TORONTO — Average auto insurance premiums in the province increased by 14 per cent between 2017 and 2021, to $1,642, the province's auditor general said Wednesday.
Bonnie Lysyk said in her annual report that Ontario has the highest private passenger auto insurance premiums in Canada, despite having one of the lowest rates of car crash injuries.
"Despite several reports providing recommendations over the past decade to improve Ontario's private passenger automobile insurance framework and lower premium costs, the (regulator) and the Ministry of Finance have not sufficiently improved the framework to provide less costly private passenger automobile insurance to Ontarians," Lysyk wrote.
Lysyk said, for example, Ontario could follow British Columbia and Saskatchewan's lead and implement a mandatory certification regime for vehicle repair businesses to protect against fraud.
A government-commissioned report in 2017 called Ontario's auto insurance system "one of the least effective insurance systems in Canada," and recommended several changes, including adopting a "care not cash" approach, exploring better ways to care for people who are catastrophically injured, and making lawyers' contingency fees more transparent.
Little action has been taken so far on the report's recommendations, Lysyk wrote.
Ontario's auto insurance system allows injured people to sue an at-fault driver, who would rely on their insurance company to pay, and the tort aspect raises costs for the system as a whole, Lysyk wrote.
FSRA estimates that about 30 to 35 per cent of settlements paid in personal injury disputes between insurance companies and claimants are used to pay for professional and legal fees, such as contingency fees, instead of benefiting injured parties, the auditor's report said.
The Tories promised in their 2019 budget to lower auto insurance costs, reform the medical assessments process and make the market more competitive, but Lysyk wrote that partly due to the pandemic, there has been little progress.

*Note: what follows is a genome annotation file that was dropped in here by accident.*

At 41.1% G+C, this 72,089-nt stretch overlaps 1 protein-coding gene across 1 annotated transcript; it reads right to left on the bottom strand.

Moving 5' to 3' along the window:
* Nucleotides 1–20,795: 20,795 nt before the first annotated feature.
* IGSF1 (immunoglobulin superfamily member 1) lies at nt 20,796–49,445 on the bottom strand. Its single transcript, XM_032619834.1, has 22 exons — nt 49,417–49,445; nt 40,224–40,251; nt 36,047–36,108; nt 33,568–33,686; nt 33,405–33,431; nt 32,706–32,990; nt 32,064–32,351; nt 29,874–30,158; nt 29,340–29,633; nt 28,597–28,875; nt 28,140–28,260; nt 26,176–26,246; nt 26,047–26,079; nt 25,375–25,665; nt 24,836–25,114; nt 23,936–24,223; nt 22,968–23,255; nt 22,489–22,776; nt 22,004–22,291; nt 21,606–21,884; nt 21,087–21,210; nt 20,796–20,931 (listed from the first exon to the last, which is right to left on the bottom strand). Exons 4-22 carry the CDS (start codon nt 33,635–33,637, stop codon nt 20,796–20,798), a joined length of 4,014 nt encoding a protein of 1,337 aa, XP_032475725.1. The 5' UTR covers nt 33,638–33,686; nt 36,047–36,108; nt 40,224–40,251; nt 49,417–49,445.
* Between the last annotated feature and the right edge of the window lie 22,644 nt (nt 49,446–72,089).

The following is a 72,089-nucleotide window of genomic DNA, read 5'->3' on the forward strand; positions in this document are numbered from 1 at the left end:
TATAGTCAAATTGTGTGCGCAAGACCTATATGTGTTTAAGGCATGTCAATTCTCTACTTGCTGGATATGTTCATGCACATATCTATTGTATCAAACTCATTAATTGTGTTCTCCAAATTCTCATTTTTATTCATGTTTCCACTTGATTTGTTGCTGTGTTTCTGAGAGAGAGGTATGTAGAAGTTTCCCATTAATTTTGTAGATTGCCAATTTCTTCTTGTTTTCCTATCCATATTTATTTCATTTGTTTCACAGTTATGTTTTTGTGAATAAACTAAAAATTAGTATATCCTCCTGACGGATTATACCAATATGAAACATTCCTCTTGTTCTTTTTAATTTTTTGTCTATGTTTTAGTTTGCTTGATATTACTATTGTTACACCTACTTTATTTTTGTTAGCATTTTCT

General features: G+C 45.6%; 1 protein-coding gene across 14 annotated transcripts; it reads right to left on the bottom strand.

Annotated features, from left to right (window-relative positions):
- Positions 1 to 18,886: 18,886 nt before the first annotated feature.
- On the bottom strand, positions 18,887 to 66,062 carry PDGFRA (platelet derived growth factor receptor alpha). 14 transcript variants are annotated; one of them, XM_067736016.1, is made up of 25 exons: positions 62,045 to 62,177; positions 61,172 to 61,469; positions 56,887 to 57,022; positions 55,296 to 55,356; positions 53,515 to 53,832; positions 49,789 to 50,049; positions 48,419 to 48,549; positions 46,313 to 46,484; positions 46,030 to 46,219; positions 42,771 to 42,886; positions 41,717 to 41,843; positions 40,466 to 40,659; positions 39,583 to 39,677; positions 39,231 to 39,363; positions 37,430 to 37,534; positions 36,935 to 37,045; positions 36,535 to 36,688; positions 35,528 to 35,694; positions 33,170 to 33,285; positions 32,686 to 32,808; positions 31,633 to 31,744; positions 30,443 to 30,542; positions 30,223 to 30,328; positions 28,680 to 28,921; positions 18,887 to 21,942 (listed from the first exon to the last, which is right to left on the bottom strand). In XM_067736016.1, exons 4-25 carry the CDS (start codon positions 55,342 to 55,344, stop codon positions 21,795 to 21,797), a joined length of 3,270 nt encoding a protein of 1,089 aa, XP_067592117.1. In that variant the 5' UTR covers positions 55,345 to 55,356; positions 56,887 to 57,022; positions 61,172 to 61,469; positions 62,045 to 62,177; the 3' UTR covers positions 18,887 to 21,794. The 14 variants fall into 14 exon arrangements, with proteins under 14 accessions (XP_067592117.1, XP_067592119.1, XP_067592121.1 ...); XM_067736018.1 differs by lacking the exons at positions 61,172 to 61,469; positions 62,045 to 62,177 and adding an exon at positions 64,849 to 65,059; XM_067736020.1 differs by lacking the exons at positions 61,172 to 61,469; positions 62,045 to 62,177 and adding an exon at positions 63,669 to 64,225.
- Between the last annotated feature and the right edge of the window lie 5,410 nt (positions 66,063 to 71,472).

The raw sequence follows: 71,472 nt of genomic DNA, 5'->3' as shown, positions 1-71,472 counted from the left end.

The former Liberal government commissioned the 2017 report at a time when it was under fire for promising, but failing, to significantly decrease auto insurance rates. The Liberals had promised in 2013 to lower rates by an average of 15 per cent by 2015, but then-premier Kathleen Wynne later admitted it was a "stretch goal."
By the first quarter of 2018, not long before the Liberals were roundly defeated in the election by the Progressive Conservatives, the average rate decrease was about 3.3 per cent since 2013.
Lysyk also found that auto insurance rates vary so widely in the province that the exact same person driving the same car would pay $1,200 a year in London, Ont., but $3,350 per year in Brampton, Ont.
The government directed the Financial Services Regulatory Authority of Ontario to start reviewing that framework earlier this year. The auditor said the preliminary review is expected to be done in March.
An internal FSRA analysis has shown that removing location as a variable could see Greater Toronto Area residents' premiums reduced by an average of $543, but drivers in the Ottawa area could pay $503 more, on average.
FSRA has asked the Ministry of Finance for more powers in regulating auto insurance, but it told the auditor the ministry has raised "general concerns" about the proposals.